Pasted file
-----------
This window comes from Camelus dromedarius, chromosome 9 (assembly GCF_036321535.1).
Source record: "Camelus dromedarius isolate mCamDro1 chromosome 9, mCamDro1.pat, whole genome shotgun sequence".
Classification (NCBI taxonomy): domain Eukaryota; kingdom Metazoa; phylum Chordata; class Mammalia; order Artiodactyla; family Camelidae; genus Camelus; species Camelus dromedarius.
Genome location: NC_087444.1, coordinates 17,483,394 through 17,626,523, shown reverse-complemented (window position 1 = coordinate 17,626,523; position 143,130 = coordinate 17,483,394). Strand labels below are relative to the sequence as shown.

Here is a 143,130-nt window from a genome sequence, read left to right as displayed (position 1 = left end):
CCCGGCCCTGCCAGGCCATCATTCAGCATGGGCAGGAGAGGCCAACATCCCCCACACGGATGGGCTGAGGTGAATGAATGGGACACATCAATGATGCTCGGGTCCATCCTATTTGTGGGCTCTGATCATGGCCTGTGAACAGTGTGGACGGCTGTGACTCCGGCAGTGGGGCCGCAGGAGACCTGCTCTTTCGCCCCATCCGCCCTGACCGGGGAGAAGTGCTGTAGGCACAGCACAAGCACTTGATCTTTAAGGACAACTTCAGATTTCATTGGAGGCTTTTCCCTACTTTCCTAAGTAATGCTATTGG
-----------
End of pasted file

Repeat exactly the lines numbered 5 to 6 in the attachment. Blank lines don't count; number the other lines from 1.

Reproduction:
Here is a 143,130-nt window from a genome sequence, read left to right as displayed (position 1 = left end):
CCCGGCCCTGCCAGGCCATCATTCAGCATGGGCAGGAGAGGCCAACATCCCCCACACGGATGGGCTGAGGTGAATGAATGGGACACATCAATGATGCTCGGGTCCATCCTATTTGTGGGCTCTGATCATGGCCTGTGAACAGTGTGGACGGCTGTGACTCCGGCAGTGGGGCCGCAGGAGACCTGCTCTTTCGCCCCATCCGCCCTGACCGGGGAGAAGTGCTGTAGGCACAGCACAAGCACTTGATCTTTAAGGACAACTTCAGATTTCATTGGAGGCTTTTCCCTACTTTCCTAAGTAATGCTATTGG